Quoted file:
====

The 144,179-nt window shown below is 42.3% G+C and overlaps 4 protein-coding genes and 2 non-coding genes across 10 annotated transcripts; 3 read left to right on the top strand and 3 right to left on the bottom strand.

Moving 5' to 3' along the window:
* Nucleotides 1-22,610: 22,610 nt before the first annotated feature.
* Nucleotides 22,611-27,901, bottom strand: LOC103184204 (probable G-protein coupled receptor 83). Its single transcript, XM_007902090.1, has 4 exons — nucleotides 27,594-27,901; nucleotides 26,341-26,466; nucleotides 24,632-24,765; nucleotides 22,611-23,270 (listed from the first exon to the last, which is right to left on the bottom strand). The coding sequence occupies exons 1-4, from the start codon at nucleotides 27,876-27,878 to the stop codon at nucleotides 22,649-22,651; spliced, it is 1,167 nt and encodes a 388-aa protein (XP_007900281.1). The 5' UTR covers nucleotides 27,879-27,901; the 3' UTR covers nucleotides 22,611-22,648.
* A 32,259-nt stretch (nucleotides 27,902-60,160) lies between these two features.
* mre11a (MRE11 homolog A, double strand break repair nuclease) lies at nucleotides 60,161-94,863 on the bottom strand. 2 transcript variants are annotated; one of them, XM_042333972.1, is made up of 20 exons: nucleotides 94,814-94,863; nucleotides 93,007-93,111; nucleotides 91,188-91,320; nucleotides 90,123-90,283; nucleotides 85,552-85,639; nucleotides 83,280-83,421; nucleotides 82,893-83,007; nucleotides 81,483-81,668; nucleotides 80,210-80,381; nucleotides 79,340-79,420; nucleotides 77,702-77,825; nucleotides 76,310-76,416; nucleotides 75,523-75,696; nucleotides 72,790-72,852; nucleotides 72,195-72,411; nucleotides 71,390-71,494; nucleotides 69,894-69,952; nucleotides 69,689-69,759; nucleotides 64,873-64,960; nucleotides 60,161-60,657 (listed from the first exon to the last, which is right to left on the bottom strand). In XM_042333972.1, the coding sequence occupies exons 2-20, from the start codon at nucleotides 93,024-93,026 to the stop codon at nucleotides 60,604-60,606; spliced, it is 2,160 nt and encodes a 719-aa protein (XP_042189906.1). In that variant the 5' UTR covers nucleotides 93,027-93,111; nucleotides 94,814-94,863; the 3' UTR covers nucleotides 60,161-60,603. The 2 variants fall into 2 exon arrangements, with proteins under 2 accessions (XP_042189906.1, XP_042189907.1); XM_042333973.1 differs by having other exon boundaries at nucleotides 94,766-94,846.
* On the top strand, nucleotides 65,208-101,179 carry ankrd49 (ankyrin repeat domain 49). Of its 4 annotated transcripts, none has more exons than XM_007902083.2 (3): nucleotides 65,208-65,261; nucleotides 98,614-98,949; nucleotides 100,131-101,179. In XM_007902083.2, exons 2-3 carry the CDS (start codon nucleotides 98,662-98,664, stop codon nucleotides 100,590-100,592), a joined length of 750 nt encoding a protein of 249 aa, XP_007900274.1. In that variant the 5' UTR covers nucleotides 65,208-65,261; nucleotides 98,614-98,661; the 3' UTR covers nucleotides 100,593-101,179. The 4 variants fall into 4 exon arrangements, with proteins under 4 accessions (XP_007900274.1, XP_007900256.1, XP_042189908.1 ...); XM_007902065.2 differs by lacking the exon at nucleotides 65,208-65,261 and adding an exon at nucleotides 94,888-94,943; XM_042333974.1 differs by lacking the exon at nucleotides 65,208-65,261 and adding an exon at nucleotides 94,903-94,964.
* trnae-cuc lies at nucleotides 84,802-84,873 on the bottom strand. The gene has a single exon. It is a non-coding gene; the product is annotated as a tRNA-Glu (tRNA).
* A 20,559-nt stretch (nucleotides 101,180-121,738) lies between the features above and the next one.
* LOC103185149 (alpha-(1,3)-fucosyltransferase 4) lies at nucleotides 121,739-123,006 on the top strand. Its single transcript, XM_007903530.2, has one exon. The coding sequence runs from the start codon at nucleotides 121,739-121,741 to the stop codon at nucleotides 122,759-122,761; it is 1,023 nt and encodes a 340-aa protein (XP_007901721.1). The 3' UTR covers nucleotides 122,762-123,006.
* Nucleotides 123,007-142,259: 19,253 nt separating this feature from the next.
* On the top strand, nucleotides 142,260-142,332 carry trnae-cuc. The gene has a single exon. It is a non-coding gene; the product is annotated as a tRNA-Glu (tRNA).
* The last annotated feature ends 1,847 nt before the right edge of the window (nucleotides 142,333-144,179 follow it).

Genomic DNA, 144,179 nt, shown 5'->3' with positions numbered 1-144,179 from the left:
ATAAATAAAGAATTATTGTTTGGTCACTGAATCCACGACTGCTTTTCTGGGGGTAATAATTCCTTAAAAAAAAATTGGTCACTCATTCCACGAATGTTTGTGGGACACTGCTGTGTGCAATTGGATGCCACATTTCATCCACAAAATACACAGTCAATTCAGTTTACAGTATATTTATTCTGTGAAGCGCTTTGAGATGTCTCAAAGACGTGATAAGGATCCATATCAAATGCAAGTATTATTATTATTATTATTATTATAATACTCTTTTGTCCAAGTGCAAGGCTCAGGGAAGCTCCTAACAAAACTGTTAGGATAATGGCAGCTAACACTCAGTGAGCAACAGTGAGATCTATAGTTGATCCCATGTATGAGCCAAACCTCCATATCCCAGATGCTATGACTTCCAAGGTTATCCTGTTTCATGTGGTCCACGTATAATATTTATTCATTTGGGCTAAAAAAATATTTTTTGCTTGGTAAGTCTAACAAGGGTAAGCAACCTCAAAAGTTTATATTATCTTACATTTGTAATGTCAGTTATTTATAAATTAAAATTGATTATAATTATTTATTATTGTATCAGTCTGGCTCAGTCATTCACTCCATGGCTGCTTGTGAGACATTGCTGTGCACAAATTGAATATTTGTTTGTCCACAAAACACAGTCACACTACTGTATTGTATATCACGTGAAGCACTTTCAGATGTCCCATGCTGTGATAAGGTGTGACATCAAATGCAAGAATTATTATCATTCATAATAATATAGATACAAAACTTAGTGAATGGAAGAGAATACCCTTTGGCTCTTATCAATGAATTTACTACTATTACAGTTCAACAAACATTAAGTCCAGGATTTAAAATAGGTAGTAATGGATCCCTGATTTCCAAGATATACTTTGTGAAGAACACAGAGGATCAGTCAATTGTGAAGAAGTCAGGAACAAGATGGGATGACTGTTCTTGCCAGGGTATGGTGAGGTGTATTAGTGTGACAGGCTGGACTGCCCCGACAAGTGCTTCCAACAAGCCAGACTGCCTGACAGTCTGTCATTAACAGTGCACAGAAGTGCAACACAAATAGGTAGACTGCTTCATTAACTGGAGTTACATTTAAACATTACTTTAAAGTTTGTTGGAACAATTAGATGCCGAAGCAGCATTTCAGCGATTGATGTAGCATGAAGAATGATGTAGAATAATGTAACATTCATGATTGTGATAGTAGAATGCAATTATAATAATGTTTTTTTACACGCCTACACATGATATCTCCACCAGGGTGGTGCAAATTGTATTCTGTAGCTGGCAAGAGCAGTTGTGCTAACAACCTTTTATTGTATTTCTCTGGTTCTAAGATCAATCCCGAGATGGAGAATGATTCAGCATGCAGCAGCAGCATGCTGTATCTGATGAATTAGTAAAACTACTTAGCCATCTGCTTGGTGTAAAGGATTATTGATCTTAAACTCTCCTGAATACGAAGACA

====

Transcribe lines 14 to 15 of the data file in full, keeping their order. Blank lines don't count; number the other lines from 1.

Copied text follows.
Genomic DNA, 144,179 nt, shown 5'->3' with positions numbered 1-144,179 from the left:
ATAAATAAAGAATTATTGTTTGGTCACTGAATCCACGACTGCTTTTCTGGGGGTAATAATTCCTTAAAAAAAAATTGGTCACTCATTCCACGAATGTTTGTGGGACACTGCTGTGTGCAATTGGATGCCACATTTCATCCACAAAATACACAGTCAATTCAGTTTACAGTATATTTATTCTGTGAAGCGCTTTGAGATGTCTCAAAGACGTGATAAGGATCCATATCAAATGCAAGTATTATTATTATTATTATTATTATAATACTCTTTTGTCCAAGTGCAAGGCTCAGGGAAGCTCCTAACAAAACTGTTAGGATAATGGCAGCTAACACTCAGTGAGCAACAGTGAGATCTATAGTTGATCCCATGTATGAGCCAAACCTCCATATCCCAGATGCTATGACTTCCAAGGTTATCCTGTTTCATGTGGTCCACGTATAATATTTATTCATTTGGGCTAAAAAAATATTTTTTGCTTGGTAAGTCTAACAAGGGTAAGCAACCTCAAAAGTTTATATTATCTTACATTTGTAATGTCAGTTATTTATAAATTAAAATTGATTATAATTATTTATTATTGTATCAGTCTGGCTCAGTCATTCACTCCATGGCTGCTTGTGAGACATTGCTGTGCACAAATTGAATATTTGTTTGTCCACAAAACACAGTCACACTACTGTATTGTATATCACGTGAAGCACTTTCAGATGTCCCATGCTGTGATAAGGTGTGACATCAAATGCAAGAATTATTATCATTCATAATAATATAGATACAAAACTTAGTGAATGGAAGAGAATACCCTTTGGCTCTTATCAATGAATTTACTACTATTACAGTTCAACAAACATTAAGTCCAGGATTTAAAATAGGTAGTAATGGATCCCTGATTTCCAAGATATACTTTGTGAAGAACACAGAGGATCAGTCAATTGTGAAGAAGTCAGGAACAAGATGGGATGACTGTTCTTGCCAGGGTATGGTGAGGTGTATTAGTGTGACAGGCTGGACTGCCCCGACAAGTGCTTCCAACAAGCCAGACTGCCTGACAGTCTGTCATTAACAGTGCACAGAAGTGCAACACAAATAGGTAGACTGCTTCATTAACTGGAGTTACATTTAAACATTACTTTAAAGTTTGTTGGAACAATTAGATGCCGAAGCAGCATTTCAGCGATTGATGTAGCATGAAGAATGATGTAGAATAATGTAACATTCATGATTGTGATAGTAGAATGCAATTATAATAATGTTTTTTTACACGCCTACACATGATATCTCCACCAGGGTGGTGCAAATTGTATTCTGTAGCTGGCAAGAGCAGTTGTGCTAACAACCTTTTATTGTATTTCTCTGGTTCTAAGATCAATCCCGAGATGGAGAATGATTCAGCATGCAGCAGCAGCATGCTGTATCTGATGAATTAGTAAAACTACTTAGCCATCTGCTTGGTGTAAAGGATTATTGATCTTAAACTCTCCTGAATACGAAGACA